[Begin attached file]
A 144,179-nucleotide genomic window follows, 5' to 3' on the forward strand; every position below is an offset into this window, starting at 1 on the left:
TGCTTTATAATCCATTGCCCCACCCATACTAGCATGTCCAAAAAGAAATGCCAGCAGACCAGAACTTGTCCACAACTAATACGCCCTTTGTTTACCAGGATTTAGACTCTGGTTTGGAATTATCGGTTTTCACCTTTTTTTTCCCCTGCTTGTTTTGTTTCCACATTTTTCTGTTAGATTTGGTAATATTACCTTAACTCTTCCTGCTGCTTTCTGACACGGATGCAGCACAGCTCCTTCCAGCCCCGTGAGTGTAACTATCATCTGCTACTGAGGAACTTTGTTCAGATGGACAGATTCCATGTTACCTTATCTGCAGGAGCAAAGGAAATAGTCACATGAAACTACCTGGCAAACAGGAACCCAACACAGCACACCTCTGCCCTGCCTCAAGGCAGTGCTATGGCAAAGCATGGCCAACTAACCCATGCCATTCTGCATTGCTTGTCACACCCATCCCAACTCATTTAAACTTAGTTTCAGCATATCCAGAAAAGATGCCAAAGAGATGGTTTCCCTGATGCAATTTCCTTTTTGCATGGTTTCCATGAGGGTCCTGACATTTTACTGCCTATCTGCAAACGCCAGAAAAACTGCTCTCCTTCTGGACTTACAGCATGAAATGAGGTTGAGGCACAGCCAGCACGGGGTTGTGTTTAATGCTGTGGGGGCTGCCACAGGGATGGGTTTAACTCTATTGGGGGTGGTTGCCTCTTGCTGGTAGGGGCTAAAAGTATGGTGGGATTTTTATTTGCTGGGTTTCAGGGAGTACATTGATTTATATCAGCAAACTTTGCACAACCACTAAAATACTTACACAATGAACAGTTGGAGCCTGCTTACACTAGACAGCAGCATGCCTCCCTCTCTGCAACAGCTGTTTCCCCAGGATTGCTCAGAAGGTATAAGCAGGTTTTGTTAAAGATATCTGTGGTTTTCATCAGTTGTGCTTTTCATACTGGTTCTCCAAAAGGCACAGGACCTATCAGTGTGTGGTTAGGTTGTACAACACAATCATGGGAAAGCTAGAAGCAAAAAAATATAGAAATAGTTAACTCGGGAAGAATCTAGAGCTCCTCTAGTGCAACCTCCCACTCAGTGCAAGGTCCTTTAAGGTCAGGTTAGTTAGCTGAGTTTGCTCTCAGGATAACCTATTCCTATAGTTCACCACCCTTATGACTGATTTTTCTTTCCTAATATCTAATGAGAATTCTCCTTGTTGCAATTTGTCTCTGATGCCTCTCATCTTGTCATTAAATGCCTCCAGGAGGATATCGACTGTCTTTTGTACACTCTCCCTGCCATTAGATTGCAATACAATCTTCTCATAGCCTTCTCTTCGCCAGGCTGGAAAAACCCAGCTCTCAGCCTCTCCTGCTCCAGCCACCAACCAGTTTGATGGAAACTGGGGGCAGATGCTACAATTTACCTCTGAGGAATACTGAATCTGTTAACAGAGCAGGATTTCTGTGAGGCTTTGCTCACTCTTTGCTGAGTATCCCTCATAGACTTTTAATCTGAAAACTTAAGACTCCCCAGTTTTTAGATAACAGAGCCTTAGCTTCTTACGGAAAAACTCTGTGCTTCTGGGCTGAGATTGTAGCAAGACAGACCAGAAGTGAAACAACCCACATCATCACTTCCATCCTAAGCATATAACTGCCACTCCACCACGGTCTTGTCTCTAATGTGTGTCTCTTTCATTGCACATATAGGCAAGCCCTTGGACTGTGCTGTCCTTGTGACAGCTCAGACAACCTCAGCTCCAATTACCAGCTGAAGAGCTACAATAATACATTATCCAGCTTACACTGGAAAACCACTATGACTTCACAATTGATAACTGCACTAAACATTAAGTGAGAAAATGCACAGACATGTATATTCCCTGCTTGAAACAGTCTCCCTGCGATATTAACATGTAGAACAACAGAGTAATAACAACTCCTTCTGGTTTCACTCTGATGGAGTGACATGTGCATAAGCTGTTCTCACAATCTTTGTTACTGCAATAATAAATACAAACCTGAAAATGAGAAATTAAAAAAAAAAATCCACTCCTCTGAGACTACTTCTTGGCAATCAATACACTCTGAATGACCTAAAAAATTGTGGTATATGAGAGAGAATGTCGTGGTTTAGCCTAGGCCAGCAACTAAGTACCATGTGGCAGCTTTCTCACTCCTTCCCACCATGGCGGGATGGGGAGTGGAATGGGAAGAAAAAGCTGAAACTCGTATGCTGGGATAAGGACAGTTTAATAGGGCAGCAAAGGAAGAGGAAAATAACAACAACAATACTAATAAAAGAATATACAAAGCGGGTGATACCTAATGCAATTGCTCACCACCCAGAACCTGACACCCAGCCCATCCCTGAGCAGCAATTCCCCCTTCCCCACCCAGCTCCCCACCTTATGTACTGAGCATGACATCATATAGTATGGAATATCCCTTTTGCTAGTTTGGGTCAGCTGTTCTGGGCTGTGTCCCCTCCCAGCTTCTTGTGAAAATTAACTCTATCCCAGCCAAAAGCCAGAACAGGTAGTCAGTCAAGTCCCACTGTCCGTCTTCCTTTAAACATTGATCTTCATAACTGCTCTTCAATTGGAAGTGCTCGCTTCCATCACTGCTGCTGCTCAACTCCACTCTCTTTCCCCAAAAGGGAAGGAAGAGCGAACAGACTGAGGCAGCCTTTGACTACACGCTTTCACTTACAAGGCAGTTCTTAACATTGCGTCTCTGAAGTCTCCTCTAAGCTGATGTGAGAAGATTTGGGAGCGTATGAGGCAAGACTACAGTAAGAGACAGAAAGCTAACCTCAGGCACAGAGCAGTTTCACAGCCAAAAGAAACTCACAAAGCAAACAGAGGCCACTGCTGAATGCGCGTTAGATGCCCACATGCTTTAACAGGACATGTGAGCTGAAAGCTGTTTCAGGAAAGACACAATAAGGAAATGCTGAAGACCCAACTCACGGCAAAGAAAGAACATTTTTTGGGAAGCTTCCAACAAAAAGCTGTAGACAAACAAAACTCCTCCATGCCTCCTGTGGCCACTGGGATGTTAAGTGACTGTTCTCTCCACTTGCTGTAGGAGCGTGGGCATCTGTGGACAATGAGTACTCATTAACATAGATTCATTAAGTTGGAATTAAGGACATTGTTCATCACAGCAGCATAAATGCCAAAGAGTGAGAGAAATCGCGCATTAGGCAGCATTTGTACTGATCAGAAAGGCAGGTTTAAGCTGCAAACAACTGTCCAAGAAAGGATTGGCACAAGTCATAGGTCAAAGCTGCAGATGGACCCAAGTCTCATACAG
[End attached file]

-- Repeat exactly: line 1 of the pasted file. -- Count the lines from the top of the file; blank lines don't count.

A 144,179-nucleotide genomic window follows, 5' to 3' on the forward strand; every position below is an offset into this window, starting at 1 on the left: